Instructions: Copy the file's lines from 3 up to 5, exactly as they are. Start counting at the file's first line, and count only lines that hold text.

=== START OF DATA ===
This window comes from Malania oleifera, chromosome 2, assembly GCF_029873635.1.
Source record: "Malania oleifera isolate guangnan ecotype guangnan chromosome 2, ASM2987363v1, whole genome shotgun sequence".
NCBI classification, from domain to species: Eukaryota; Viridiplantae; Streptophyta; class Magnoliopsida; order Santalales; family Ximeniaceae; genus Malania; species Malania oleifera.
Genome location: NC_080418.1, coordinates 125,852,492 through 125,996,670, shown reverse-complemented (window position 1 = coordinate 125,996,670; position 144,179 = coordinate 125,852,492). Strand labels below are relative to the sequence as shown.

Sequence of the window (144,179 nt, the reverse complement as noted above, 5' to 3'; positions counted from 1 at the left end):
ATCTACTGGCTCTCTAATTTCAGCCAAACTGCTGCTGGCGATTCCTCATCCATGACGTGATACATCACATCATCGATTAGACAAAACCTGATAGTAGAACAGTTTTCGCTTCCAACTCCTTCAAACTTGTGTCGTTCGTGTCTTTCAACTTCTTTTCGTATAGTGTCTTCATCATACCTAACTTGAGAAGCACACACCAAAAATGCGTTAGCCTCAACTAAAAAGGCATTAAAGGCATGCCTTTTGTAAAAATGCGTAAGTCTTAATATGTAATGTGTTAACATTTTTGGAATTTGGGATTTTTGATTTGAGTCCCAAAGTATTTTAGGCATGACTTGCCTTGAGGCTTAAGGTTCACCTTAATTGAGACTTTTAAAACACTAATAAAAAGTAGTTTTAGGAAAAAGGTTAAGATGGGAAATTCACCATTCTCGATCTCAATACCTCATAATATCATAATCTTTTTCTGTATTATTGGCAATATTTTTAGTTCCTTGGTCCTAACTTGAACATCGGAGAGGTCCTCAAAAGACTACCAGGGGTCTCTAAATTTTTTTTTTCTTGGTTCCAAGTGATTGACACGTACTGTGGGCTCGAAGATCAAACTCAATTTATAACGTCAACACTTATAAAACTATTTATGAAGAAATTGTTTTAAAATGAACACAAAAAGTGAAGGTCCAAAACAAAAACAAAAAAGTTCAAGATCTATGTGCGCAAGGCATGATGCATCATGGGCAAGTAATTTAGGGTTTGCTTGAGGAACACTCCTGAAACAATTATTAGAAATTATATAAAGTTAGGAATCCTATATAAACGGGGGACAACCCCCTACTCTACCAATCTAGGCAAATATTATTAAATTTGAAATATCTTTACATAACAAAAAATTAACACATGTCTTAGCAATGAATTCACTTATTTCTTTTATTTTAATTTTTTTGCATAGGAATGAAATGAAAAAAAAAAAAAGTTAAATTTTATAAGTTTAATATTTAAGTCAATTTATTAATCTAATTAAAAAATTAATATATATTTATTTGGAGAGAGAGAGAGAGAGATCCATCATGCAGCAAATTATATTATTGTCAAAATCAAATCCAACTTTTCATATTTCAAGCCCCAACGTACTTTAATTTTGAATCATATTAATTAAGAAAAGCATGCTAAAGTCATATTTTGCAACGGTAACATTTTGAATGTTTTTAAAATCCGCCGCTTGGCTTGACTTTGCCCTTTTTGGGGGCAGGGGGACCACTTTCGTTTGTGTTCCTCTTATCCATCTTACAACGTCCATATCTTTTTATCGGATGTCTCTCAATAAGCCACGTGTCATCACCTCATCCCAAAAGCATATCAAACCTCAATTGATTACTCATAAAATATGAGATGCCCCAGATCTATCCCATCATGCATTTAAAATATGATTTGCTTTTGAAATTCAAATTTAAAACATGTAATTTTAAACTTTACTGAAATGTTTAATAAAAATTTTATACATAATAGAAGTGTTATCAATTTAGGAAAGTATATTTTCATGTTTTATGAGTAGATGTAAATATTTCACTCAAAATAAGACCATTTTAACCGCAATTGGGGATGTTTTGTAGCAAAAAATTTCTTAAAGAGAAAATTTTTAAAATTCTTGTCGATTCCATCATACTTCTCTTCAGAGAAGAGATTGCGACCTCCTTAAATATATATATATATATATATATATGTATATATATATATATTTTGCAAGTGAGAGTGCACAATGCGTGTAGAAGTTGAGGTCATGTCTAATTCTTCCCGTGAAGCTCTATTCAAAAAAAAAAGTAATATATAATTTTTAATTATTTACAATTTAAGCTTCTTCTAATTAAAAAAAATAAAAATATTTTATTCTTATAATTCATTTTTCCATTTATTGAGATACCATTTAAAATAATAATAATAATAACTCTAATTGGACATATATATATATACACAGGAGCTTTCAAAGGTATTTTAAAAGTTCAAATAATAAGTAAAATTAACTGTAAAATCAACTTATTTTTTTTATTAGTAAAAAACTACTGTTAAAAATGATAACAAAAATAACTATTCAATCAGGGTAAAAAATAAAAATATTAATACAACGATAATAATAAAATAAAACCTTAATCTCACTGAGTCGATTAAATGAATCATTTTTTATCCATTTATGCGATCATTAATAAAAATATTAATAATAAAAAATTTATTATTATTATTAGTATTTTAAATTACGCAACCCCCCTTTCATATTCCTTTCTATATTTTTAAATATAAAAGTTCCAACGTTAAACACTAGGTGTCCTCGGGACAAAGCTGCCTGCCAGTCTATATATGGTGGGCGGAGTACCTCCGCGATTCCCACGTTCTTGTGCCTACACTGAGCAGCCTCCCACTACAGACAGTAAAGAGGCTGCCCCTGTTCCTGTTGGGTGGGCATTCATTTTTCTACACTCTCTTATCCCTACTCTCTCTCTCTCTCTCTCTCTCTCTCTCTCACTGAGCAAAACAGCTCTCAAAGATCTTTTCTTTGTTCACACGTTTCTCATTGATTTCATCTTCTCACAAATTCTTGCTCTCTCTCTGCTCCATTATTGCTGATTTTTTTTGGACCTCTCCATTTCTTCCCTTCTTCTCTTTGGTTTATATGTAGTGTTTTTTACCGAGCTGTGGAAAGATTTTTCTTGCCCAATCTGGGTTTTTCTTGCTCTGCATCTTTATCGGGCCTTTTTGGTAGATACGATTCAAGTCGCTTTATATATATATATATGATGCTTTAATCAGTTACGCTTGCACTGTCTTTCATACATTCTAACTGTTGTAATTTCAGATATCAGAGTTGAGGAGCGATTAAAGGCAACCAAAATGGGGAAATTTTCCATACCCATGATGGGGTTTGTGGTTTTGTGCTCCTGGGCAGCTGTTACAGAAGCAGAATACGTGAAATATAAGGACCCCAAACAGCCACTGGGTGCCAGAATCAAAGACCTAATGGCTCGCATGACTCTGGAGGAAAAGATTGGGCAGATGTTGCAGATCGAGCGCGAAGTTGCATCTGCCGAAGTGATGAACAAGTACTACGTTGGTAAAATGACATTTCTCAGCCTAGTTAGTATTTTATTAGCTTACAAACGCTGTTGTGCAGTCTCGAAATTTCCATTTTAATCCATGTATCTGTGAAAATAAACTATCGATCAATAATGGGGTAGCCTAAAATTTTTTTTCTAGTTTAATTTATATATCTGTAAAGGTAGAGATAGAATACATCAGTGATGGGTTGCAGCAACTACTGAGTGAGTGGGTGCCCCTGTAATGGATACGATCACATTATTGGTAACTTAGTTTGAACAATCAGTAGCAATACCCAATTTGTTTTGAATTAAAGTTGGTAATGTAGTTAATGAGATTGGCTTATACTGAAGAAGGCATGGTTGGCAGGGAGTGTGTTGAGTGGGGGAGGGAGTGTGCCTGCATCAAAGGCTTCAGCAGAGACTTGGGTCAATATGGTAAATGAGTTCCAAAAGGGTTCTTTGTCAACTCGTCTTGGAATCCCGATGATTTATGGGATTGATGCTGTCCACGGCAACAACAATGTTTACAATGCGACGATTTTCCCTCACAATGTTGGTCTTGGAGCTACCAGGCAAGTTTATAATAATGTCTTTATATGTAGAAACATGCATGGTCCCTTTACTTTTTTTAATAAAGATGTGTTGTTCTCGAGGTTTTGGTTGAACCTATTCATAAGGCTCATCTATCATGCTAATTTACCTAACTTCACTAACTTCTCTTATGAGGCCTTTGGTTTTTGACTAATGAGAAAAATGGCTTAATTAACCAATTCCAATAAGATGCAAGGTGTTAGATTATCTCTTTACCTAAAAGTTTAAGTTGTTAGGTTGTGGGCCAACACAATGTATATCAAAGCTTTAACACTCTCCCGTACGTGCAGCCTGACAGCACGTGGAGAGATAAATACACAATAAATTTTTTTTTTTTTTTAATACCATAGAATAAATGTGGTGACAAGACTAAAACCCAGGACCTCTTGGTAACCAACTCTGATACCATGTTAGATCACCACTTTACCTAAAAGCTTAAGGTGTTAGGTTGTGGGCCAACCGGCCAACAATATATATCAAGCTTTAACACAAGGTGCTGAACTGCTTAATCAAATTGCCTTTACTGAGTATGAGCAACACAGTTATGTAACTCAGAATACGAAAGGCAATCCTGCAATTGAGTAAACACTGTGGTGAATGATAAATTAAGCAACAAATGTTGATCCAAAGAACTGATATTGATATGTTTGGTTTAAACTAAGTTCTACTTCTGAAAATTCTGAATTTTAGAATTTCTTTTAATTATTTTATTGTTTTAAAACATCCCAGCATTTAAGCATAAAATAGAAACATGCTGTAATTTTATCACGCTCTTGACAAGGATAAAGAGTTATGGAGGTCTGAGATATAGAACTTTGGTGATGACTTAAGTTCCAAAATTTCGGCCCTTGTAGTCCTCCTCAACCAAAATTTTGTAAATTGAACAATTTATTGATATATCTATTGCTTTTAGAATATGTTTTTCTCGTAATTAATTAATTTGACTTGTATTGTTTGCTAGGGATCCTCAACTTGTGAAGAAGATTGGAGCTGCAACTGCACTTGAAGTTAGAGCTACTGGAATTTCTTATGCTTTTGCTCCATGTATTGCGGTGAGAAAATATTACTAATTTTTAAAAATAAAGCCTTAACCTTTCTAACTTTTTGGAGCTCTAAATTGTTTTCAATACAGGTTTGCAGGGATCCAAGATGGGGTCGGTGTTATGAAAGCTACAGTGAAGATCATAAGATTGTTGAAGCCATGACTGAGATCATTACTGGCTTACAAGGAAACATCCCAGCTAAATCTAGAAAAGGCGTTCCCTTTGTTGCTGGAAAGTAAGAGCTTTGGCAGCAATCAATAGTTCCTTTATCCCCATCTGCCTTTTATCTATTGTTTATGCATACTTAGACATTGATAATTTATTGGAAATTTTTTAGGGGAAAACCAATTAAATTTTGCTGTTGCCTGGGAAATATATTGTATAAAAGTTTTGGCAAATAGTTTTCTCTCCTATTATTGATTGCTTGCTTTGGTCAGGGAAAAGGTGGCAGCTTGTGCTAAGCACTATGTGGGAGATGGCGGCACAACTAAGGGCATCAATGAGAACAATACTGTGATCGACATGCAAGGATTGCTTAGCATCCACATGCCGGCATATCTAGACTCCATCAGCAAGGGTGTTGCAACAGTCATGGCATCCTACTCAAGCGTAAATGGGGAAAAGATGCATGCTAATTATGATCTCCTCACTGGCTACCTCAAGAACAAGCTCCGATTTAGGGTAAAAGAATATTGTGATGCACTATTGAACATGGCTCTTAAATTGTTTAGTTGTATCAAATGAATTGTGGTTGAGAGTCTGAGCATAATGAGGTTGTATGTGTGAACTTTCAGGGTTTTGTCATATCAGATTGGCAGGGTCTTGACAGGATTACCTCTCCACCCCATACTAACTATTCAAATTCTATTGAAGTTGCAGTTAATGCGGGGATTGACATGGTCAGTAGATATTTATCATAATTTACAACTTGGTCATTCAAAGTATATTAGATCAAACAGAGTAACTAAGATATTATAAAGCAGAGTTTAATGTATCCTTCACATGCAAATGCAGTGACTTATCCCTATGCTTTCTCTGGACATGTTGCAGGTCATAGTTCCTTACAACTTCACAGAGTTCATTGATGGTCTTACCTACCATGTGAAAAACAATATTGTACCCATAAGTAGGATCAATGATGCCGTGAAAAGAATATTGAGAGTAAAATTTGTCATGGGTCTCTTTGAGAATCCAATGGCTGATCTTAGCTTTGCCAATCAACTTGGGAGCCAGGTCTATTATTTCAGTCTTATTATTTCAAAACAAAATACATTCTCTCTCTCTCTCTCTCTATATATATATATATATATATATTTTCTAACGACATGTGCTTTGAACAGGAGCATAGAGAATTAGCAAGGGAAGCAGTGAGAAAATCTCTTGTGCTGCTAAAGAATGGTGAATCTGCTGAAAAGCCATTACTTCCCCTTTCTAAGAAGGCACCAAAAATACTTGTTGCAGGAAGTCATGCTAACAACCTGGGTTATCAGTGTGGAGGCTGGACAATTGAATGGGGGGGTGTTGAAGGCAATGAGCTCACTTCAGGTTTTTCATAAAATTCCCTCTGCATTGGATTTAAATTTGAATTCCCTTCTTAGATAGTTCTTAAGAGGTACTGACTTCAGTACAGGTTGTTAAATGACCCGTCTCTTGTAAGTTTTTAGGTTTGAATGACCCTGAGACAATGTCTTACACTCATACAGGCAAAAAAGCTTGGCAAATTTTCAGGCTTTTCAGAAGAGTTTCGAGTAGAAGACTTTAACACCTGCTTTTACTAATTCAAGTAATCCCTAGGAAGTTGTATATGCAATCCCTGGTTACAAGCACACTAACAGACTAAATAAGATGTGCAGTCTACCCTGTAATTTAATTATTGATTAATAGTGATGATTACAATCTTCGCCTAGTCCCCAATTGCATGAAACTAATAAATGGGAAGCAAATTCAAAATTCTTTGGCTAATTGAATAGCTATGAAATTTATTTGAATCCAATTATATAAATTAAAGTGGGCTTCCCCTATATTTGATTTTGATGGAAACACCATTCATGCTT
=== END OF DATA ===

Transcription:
NCBI classification, from domain to species: Eukaryota; Viridiplantae; Streptophyta; class Magnoliopsida; order Santalales; family Ximeniaceae; genus Malania; species Malania oleifera.
Genome location: NC_080418.1, coordinates 125,852,492 through 125,996,670, shown reverse-complemented (window position 1 = coordinate 125,996,670; position 144,179 = coordinate 125,852,492). Strand labels below are relative to the sequence as shown.

Sequence of the window (144,179 nt, the reverse complement as noted above, 5' to 3'; positions counted from 1 at the left end):